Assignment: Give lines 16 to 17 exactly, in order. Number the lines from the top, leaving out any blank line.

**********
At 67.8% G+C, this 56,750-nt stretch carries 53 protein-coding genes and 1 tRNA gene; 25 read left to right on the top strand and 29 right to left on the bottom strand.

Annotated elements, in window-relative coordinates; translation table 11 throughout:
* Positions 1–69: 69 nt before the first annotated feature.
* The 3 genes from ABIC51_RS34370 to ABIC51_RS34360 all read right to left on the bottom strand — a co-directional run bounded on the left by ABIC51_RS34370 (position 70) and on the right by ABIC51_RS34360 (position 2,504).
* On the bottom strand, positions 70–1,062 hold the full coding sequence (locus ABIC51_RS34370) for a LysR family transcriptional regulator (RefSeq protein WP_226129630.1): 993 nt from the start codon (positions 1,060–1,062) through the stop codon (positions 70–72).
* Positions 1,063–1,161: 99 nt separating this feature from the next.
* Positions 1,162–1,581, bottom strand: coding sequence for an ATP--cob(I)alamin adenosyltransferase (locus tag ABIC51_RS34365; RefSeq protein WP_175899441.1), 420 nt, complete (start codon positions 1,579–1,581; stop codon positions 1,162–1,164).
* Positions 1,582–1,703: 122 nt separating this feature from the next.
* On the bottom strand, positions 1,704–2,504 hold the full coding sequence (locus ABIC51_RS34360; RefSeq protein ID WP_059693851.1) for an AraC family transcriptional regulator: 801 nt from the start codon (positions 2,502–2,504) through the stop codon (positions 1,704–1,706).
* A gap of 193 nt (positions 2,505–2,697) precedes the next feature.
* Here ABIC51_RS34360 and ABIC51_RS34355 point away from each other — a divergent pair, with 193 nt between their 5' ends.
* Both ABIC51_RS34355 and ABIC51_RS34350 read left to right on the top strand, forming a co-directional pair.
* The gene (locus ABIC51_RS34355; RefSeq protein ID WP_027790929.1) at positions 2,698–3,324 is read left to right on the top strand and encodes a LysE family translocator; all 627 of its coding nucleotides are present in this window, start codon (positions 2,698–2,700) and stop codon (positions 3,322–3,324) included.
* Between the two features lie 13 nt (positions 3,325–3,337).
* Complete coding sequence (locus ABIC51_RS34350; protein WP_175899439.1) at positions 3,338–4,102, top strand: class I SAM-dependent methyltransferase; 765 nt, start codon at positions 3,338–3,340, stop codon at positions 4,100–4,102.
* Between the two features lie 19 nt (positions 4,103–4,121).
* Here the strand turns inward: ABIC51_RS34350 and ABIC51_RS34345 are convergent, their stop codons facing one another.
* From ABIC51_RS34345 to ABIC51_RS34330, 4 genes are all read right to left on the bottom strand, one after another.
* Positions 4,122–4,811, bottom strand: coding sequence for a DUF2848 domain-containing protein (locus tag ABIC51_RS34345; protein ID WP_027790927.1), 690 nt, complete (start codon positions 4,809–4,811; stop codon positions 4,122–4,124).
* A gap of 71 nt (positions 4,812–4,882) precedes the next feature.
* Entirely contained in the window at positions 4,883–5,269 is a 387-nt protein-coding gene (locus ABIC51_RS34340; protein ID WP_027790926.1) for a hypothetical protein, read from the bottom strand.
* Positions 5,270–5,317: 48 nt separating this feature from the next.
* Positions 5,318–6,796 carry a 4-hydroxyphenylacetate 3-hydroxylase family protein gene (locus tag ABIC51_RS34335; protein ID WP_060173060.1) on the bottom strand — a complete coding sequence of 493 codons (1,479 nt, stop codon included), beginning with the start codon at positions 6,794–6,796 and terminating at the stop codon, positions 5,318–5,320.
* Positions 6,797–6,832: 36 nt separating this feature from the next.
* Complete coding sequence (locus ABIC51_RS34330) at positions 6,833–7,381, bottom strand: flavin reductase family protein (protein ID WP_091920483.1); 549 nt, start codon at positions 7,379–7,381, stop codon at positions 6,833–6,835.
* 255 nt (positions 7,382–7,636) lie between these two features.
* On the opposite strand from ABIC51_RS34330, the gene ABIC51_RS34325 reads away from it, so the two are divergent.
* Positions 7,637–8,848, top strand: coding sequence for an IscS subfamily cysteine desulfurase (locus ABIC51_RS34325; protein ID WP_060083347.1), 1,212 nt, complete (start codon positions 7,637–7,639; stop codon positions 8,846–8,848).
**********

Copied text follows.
* Between the two features lie 19 nt (positions 4,103–4,121).
* Here the strand turns inward: ABIC51_RS34350 and ABIC51_RS34345 are convergent, their stop codons facing one another.